Along with rent control, SMRR also celebrated the victories of Goldway and Jennings. The only regret that year was that the organization didn’t back a third candidate, noting that Councilwoman Christine Reed was up for re-election, Zane said.

About 15 SMRR-backed candidates have been elected to the council since then, including Zane. The organization has also held the majority on many other organizations, including the Board of Education, Rent Control Board and Santa Monica College Board of Trustees.

The organization currently has a 5-2 majority on the council.

Zane said he believes that rent control has saved the city.

“There are certainly those who believe in a prosperous economy, but not one that’s achieved at the sacrifice of residents,” he said. “In that respect, Santa Monica has actually had both — rent control has protected its people from the worst abuses, and subsequently, SMRR has led efforts like the promenade and the pier revitalization.”

Some of the biggest commercial projects were approved between 1984 and 1988, Zane said, including the Water Garden, Arboretum and several luxury hotels, totaling about five million square feet during that time. It was four years when SMRR did not have a majority on council.

But Wellman said that the once bedroom community has turned into an overdeveloped business center in the past 30 years, tripling the daytime population and creating gridlock in the city.

“They claim to be no growth but they presided over massive commercial development,” he said.

The impact<p>

Bob Kronovet, who last year became the first non-SMRR backed candidate to win a seat on the Rent Control Board, said he believes the charter amendment has destroyed the motivation of tenants to move on to home ownership.

“Many tenants are so wrapped up in discounted units that they haven’t moved,” he said. “In many ways, it’s handicapped tenants from relationships.”

He also said that the law has created tension between the tenant and landlord, believing there should be no conflict between the rights of both parties.

Some opponents have also said that the rent control law should be revised so that protections are afforded to those who fall under a certain income level. Perry said that renters who don’t live in the unit should not be entitled to protections.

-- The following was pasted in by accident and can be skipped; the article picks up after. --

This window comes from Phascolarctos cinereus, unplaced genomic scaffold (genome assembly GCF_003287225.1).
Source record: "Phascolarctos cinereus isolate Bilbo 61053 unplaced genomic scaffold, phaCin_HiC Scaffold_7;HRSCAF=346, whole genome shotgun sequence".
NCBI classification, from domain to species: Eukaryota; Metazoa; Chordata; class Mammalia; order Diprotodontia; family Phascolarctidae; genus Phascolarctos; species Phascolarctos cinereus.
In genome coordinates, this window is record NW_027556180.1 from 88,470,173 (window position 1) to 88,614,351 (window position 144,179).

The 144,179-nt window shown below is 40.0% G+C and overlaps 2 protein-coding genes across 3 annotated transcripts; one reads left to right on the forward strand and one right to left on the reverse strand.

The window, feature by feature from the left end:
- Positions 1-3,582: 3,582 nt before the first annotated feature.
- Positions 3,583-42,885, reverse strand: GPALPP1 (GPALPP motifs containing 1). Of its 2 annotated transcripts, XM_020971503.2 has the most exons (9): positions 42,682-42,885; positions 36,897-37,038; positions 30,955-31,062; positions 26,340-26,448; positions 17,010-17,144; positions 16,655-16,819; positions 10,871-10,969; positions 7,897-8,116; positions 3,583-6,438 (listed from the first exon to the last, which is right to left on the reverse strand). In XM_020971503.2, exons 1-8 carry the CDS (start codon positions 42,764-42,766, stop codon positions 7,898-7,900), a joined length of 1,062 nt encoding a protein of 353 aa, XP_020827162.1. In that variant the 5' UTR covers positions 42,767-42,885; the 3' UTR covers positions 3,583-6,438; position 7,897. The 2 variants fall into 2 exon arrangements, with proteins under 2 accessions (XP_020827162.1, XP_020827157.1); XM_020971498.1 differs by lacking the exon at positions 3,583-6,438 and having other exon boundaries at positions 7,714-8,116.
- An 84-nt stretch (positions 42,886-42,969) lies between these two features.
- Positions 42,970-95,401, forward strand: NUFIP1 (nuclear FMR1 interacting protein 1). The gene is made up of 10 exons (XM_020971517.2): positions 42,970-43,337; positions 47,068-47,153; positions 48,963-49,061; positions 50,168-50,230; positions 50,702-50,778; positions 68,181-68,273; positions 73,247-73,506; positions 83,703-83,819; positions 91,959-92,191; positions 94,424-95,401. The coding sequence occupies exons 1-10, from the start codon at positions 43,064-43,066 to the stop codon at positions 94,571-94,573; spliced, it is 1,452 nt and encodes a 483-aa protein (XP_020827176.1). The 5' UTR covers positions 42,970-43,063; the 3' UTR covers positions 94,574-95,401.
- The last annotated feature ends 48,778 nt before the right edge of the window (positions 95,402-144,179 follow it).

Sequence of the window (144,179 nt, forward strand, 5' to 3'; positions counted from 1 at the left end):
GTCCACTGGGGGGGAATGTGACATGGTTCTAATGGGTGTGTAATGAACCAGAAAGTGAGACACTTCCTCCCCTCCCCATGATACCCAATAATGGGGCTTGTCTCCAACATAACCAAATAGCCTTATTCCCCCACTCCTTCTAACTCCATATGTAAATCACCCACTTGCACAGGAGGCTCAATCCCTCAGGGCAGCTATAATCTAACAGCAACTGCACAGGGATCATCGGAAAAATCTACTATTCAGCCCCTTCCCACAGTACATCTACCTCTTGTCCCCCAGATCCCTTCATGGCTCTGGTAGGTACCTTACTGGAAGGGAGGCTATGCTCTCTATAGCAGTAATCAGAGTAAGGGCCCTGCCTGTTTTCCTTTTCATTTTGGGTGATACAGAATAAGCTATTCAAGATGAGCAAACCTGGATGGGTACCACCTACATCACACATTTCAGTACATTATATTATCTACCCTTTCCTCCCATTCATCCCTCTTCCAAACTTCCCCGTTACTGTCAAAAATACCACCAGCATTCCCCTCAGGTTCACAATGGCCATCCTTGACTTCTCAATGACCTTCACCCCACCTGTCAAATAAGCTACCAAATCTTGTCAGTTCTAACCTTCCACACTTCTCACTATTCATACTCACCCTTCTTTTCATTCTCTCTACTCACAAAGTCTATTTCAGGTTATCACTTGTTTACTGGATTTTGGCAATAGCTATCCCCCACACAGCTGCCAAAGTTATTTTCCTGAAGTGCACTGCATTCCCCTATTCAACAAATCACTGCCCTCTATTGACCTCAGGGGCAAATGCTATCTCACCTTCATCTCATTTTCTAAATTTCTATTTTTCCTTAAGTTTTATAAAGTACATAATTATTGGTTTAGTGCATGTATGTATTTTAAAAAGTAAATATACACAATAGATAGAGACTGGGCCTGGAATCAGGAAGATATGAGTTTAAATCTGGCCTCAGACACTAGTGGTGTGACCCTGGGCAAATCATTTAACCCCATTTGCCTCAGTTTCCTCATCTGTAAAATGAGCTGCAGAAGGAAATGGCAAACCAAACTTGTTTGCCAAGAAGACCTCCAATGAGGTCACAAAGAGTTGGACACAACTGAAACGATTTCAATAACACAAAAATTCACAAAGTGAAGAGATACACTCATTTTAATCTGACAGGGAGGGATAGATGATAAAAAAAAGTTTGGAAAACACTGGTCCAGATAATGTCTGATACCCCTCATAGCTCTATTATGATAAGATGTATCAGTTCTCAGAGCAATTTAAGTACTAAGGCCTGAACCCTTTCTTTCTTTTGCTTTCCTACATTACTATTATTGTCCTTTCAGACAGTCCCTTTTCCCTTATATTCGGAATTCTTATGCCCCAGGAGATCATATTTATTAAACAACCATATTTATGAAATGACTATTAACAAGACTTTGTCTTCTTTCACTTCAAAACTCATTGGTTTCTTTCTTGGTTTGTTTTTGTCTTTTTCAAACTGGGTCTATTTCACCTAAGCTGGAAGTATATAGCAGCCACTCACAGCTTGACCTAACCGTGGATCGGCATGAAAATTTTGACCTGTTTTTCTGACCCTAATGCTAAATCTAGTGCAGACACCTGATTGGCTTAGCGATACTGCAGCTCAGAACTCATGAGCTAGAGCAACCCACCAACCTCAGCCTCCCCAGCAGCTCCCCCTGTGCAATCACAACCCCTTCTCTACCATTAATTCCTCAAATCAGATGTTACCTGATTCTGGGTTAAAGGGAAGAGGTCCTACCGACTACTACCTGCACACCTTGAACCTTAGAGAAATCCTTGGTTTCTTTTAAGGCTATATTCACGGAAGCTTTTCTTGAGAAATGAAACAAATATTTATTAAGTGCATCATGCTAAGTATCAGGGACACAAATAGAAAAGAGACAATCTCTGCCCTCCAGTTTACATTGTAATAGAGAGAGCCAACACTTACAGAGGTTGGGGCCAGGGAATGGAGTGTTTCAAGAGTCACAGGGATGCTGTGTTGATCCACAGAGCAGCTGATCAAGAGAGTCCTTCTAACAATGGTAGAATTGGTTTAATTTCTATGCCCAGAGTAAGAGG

“There should be a law saying if you have an apartment or own a home in L.A. County, you shouldn’t (have) rent control in Santa Monica,” he said.

Abdo, who today serves on the SMRR steering committee, said the law also had the effect of stabilizing the community.

Previous to rent control, many Santa Monica residents didn’t even realize that they were living within the city limits. The result was transiency for tenants who moved from apartment to apartment.

“After rent control, everyone knew they lived in Santa Monica if they didn’t before,” she said. “It brought people together, understanding they lived in a community and could commit to being part of a community as opposed to being forced to move because their rent was going to go up.”

Some opponents have also made the argument that rent control forces market rate tenants to subsidize the rents for others. Zane refuted the claims, saying that landlords are trying to compete with other cities for tenants, adding that the uncontrolled part of the market decides what rents will be.

“They take whatever they can,” he said. “It’s not a subsidy, it’s a protection against consumer exploitation.”

For Arleen Hendler, rent control has meant that she can stay in her two-bedroom apartment.

The painter and former L.A. Unified School District teacher moved to The Shores in 1985 so that her daughter could attend Santa Monica schools.

“We’re really lucky to be living here,” she said. “I feel very fortunate.”